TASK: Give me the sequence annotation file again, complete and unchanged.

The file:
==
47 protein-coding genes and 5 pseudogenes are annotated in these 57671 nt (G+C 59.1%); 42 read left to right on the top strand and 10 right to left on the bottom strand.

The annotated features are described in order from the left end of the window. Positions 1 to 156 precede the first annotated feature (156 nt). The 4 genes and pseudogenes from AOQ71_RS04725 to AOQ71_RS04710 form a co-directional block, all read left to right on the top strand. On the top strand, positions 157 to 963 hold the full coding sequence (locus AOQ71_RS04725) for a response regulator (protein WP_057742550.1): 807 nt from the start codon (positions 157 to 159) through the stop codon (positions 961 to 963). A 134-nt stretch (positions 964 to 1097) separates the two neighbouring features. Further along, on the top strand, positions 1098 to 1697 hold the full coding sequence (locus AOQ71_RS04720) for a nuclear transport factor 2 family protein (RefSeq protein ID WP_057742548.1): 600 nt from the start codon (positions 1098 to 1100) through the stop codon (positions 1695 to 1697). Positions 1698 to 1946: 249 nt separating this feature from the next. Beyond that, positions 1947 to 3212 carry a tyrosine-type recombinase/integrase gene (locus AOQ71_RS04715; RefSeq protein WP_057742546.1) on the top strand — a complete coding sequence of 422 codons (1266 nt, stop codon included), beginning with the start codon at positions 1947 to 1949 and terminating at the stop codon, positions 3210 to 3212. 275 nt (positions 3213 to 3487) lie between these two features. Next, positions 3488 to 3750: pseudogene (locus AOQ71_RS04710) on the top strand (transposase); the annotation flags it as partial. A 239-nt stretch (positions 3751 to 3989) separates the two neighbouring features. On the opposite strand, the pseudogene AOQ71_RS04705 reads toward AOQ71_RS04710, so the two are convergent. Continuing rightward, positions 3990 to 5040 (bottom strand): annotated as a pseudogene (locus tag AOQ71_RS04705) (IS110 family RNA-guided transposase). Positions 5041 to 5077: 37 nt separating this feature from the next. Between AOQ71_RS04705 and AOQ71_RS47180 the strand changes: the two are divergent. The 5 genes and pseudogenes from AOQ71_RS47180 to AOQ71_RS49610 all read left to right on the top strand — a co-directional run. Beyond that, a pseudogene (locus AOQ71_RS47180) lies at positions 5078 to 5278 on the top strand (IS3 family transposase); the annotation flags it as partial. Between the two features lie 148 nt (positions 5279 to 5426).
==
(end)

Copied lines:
47 protein-coding genes and 5 pseudogenes are annotated in these 57671 nt (G+C 59.1%); 42 read left to right on the top strand and 10 right to left on the bottom strand.

The annotated features are described in order from the left end of the window. Positions 1 to 156 precede the first annotated feature (156 nt). The 4 genes and pseudogenes from AOQ71_RS04725 to AOQ71_RS04710 form a co-directional block, all read left to right on the top strand. On the top strand, positions 157 to 963 hold the full coding sequence (locus AOQ71_RS04725) for a response regulator (protein WP_057742550.1): 807 nt from the start codon (positions 157 to 159) through the stop codon (positions 961 to 963). A 134-nt stretch (positions 964 to 1097) separates the two neighbouring features. Further along, on the top strand, positions 1098 to 1697 hold the full coding sequence (locus AOQ71_RS04720) for a nuclear transport factor 2 family protein (RefSeq protein ID WP_057742548.1): 600 nt from the start codon (positions 1098 to 1100) through the stop codon (positions 1695 to 1697). Positions 1698 to 1946: 249 nt separating this feature from the next. Beyond that, positions 1947 to 3212 carry a tyrosine-type recombinase/integrase gene (locus AOQ71_RS04715; RefSeq protein WP_057742546.1) on the top strand — a complete coding sequence of 422 codons (1266 nt, stop codon included), beginning with the start codon at positions 1947 to 1949 and terminating at the stop codon, positions 3210 to 3212. 275 nt (positions 3213 to 3487) lie between these two features. Next, positions 3488 to 3750: pseudogene (locus AOQ71_RS04710) on the top strand (transposase); the annotation flags it as partial. A 239-nt stretch (positions 3751 to 3989) separates the two neighbouring features. On the opposite strand, the pseudogene AOQ71_RS04705 reads toward AOQ71_RS04710, so the two are convergent. Continuing rightward, positions 3990 to 5040 (bottom strand): annotated as a pseudogene (locus tag AOQ71_RS04705) (IS110 family RNA-guided transposase). Positions 5041 to 5077: 37 nt separating this feature from the next. Between AOQ71_RS04705 and AOQ71_RS47180 the strand changes: the two are divergent. The 5 genes and pseudogenes from AOQ71_RS47180 to AOQ71_RS49610 all read left to right on the top strand — a co-directional run. Beyond that, a pseudogene (locus AOQ71_RS47180) lies at positions 5078 to 5278 on the top strand (IS3 family transposase); the annotation flags it as partial. Between the two features lie 148 nt (positions 5279 to 5426).